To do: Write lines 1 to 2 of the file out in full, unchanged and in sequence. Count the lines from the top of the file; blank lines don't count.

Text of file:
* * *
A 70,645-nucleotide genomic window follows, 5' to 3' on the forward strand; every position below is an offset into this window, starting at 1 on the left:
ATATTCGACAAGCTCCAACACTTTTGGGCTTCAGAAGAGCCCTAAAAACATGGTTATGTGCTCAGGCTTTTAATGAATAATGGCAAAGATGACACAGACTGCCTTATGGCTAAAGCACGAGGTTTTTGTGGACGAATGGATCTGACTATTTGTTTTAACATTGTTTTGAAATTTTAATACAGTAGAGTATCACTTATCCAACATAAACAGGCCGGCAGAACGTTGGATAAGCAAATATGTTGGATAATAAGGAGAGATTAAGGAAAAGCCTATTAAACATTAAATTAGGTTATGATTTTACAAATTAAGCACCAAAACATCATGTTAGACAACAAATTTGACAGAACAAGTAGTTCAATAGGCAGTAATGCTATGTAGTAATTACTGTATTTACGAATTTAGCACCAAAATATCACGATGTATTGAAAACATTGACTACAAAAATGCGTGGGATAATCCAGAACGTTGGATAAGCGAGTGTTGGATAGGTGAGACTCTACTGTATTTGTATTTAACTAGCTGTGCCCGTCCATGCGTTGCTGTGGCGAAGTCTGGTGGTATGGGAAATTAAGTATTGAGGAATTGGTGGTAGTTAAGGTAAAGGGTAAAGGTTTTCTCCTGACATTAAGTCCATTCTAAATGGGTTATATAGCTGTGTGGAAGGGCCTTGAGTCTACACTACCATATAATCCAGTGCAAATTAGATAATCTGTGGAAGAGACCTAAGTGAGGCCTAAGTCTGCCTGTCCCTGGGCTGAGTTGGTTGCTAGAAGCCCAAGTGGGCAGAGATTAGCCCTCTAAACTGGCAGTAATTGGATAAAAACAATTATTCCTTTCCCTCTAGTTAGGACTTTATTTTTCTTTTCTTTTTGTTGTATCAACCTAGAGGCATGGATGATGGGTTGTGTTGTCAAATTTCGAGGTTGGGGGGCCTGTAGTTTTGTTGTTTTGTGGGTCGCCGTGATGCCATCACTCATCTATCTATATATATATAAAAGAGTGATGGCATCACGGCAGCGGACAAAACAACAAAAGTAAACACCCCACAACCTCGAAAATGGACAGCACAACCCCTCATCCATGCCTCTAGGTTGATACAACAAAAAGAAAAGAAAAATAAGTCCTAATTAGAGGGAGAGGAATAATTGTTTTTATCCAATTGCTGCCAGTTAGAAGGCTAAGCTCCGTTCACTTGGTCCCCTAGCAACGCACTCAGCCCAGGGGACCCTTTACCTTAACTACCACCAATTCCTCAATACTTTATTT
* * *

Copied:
A 70,645-nucleotide genomic window follows, 5' to 3' on the forward strand; every position below is an offset into this window, starting at 1 on the left:
ATATTCGACAAGCTCCAACACTTTTGGGCTTCAGAAGAGCCCTAAAAACATGGTTATGTGCTCAGGCTTTTAATGAATAATGGCAAAGATGACACAGACTGCCTTATGGCTAAAGCACGAGGTTTTTGTGGACGAATGGATCTGACTATTTGTTTTAACATTGTTTTGAAATTTTAATACAGTAGAGTATCACTTATCCAACATAAACAGGCCGGCAGAACGTTGGATAAGCAAATATGTTGGATAATAAGGAGAGATTAAGGAAAAGCCTATTAAACATTAAATTAGGTTATGATTTTACAAATTAAGCACCAAAACATCATGTTAGACAACAAATTTGACAGAACAAGTAGTTCAATAGGCAGTAATGCTATGTAGTAATTACTGTATTTACGAATTTAGCACCAAAATATCACGATGTATTGAAAACATTGACTACAAAAATGCGTGGGATAATCCAGAACGTTGGATAAGCGAGTGTTGGATAGGTGAGACTCTACTGTATTTGTATTTAACTAGCTGTGCCCGTCCATGCGTTGCTGTGGCGAAGTCTGGTGGTATGGGAAATTAAGTATTGAGGAATTGGTGGTAGTTAAGGTAAAGGGTAAAGGTTTTCTCCTGACATTAAGTCCATTCTAAATGGGTTATATAGCTGTGTGGAAGGGCCTTGAGTCTACACTACCATATAATCCAGTGCAAATTAGATAATCTGTGGAAGAGACCTAAGTGAGGCCTAAGTCTGCCTGTCCCTGGGCTGAGTTGGTTGCTAGAAGCCCAAGTGGGCAGAGATTAGCCCTCTAAACTGGCAGTAATTGGATAAAAACAATTATTCCTTTCCCTCTAGTTAGGACTTTATTTTTCTTTTCTTTTTGTTGTATCAACCTAGAGGCATGGATGATGGGTTGTGTTGTCAAATTTCGAGGTTGGGGGGCCTGTAGTTTTGTTGTTTTGTGGGTCGCCGTGATGCCATCACTCATCTATCTATATATATATAAAAGAGTGATGGCATCACGGCAGCGGACAAAACAACAAAAGTAAACACCCCACAACCTCGAAAATGGACAGCACAACCCCTCATCCATGCCTCTAGGTTGATACAACAAAAAGAAAAGAAAAATAAGTCCTAATTAGAGGGAGAGGAATAATTGTTTTTATCCAATTGCTGCCAGTTAGAAGGCTAAGCTCCGTTCACTTGGTCCCCTAGCAACGCACTCAGCCCAGGGGACCCTTTACCTTAACTACCACCAATTCCTCAATACTTTATTT